The Status Of Afghan Reconciliation



Conflicting reports have emerged on where the Afghan reconciliation process currently stands. The situation is murky and it has hard to decipher the positions of the parties involved. Not only that, but to ascertain who is negotiating, and with whom, has also been puzzling. The stakeholders may have deliberately deployed these tactics, to create confusion. So far, the Taliban have proven to be equally adept at playing this game and to conceal its intent. Understanding the aims of various players is the most critical component of the negotiation process.


It is important to know why various parties have agreed to enter a dialogue at this juncture. Equally essential is to understand the bargaining positions of various players, as the compromises are likely to emerge around these. The American narrative explains it’s the military pressure on the Taliban that has convinced them to talk. On the other hand, Taliban claim that years of fighting has proven that they cannot be military defeated, and this has caused the coalition forces to negotiate.

Who Has The Initiative

Consider the following conflicting commentary on the ground reality: US Defense Secretary Leon Panetta recently commented that al-Qaeda still pose a threat despite extermination of its major leaders like Osama bin Laden and US-Yemeni cleric Anwar al-Awlaki. Panetta’s statement came after President Obama’s State of the Union speech, in which he said al-Qaeda’s back has been broken and the remaining few members are scrambling to escape US’s reach. Meanwhile, a recently leaked NATO report that has used interrogations of thousands of captured Taliban insurgents to build its argument, presents a different picture. It states that Taliban leaders consider victory inevitable as western troops withdraw in 2014 and it has little faith in the peace talks being held under the auspices of the international community. These arguments make it difficult to determine who is negotiating from a position of strength.

Contradictory reports also emerged soon after the Doha talks held last week. British media indicated that the initial US-Taliban talks, on the release of five prisoners from Guantanamo Bay detention center, had failed. Moreover, reports blamed the Taliban for the breakdown by not agreeing to the US demand for ceasefire before the release of prisoners.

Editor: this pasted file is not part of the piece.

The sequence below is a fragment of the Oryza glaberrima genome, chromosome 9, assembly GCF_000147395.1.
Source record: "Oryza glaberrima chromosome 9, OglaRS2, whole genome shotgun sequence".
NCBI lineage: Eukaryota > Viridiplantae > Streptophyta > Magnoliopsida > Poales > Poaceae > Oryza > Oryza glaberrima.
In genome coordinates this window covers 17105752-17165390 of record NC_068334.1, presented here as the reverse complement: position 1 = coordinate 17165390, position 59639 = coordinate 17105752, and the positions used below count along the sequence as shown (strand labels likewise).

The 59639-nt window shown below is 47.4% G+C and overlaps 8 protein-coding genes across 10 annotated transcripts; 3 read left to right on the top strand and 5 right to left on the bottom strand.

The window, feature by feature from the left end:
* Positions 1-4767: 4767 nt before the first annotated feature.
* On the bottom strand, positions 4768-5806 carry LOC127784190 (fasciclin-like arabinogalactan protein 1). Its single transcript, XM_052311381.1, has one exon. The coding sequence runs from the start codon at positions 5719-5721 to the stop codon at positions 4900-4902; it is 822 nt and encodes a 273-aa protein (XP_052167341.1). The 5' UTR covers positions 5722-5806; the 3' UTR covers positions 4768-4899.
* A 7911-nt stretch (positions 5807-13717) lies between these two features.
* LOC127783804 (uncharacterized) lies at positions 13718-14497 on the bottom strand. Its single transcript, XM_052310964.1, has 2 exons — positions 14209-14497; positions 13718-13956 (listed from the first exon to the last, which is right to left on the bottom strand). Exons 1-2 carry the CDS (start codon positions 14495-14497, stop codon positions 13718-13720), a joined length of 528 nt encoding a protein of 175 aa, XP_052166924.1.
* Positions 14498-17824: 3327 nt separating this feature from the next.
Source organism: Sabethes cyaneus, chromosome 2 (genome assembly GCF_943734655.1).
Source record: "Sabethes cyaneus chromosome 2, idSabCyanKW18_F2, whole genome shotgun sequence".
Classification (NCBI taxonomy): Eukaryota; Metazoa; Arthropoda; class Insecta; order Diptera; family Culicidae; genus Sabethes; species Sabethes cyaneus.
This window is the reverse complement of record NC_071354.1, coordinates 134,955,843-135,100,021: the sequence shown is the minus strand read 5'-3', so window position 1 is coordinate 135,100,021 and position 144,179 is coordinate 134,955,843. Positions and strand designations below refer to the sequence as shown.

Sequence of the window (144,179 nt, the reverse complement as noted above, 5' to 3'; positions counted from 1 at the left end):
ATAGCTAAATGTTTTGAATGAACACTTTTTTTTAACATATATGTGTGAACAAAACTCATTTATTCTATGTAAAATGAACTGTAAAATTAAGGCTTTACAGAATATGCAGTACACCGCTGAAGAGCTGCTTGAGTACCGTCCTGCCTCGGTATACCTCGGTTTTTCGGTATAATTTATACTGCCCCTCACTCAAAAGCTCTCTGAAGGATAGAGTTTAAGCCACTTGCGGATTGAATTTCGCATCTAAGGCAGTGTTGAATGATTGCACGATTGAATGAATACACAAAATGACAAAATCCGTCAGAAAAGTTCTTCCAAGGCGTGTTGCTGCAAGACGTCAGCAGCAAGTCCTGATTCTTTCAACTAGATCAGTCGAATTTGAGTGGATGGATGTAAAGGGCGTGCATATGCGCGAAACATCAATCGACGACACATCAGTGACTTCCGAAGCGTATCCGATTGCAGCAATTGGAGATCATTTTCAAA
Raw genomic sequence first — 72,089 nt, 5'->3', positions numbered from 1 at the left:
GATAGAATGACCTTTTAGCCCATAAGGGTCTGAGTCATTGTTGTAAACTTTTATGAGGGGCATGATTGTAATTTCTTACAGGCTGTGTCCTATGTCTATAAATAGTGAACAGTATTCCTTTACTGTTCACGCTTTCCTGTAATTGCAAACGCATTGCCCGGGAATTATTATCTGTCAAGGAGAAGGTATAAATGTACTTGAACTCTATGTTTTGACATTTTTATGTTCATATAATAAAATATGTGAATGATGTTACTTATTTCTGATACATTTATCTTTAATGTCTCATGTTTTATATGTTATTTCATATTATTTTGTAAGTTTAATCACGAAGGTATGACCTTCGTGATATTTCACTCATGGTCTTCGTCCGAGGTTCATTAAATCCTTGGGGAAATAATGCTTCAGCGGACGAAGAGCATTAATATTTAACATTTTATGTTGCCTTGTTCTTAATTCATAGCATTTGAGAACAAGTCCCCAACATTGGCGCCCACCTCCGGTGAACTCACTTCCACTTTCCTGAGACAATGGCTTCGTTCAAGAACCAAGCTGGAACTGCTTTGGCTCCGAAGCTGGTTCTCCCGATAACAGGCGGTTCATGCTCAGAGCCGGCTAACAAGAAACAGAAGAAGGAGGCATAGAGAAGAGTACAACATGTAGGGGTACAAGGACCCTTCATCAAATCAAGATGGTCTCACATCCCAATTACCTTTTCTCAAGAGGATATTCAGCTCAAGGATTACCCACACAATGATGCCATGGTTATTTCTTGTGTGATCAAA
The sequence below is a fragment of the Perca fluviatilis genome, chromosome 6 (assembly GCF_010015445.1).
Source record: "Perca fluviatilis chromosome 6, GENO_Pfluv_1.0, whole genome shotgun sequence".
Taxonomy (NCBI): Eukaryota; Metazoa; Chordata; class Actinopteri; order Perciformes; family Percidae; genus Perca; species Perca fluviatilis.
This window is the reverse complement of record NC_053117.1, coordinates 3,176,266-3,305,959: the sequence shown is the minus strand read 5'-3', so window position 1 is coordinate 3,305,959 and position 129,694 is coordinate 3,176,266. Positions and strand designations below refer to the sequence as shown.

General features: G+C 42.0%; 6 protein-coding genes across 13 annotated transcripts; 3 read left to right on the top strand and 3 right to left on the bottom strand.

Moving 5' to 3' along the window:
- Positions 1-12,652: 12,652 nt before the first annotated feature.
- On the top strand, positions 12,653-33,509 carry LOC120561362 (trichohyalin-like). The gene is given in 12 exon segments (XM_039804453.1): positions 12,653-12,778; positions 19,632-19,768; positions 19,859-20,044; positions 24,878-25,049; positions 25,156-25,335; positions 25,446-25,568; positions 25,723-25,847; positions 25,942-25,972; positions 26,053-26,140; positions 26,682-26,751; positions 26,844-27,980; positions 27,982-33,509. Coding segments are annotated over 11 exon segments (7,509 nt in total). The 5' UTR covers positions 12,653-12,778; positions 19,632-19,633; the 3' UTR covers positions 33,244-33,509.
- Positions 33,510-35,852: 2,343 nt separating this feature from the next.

On the other hand, Taliban sources have stated that ceasefire will be announced when the foreign forces start withdrawing from Afghanistan. Leon Panetta’s statement this week that US will end its combat role in Afghanistan by 2013 may be related with this Taliban demand. Meanwhile, former minister of vice and virtue for the Taliban, Maulawi Qalamuddin, denied any peace talks were being held and that negotiations were only related to the release of prisoners. However, he expressed his willingness to strengthen the talks by creating an environment of trust. Furthermore, Taliban have indicated that holding of talks does not mean they accept the Afghan constitution, which is a key US-Afghan condition.

Who Is On Board

Now lets examine if Afghanistan or Pakistan are on board with the present peace process. Both have claimed, at one point or the other, that the US has sidelined them in talks with the Taliban.

The US ambassador in Afghanistan, Ryan C. Crocker, stated last month that US supports Afghan led peace process and has no secret plan for dividing the country or replacing the current government. Commenting on the recent visit of Special Representative Marc Grossman, Crocker informed that Grossman has engaged in a comprehensive discussion with Karzai and the leaders of High Peace Council to map the way forward. Ambassador Crocker added that Karzai has supported the opening of Taliban office in Qatar and that it is imperative that Afghans talk to Afghans for the success of the peace process. He clarified that meetings underway in Qatar support the central government and its efforts to build a strong, stable and secure state.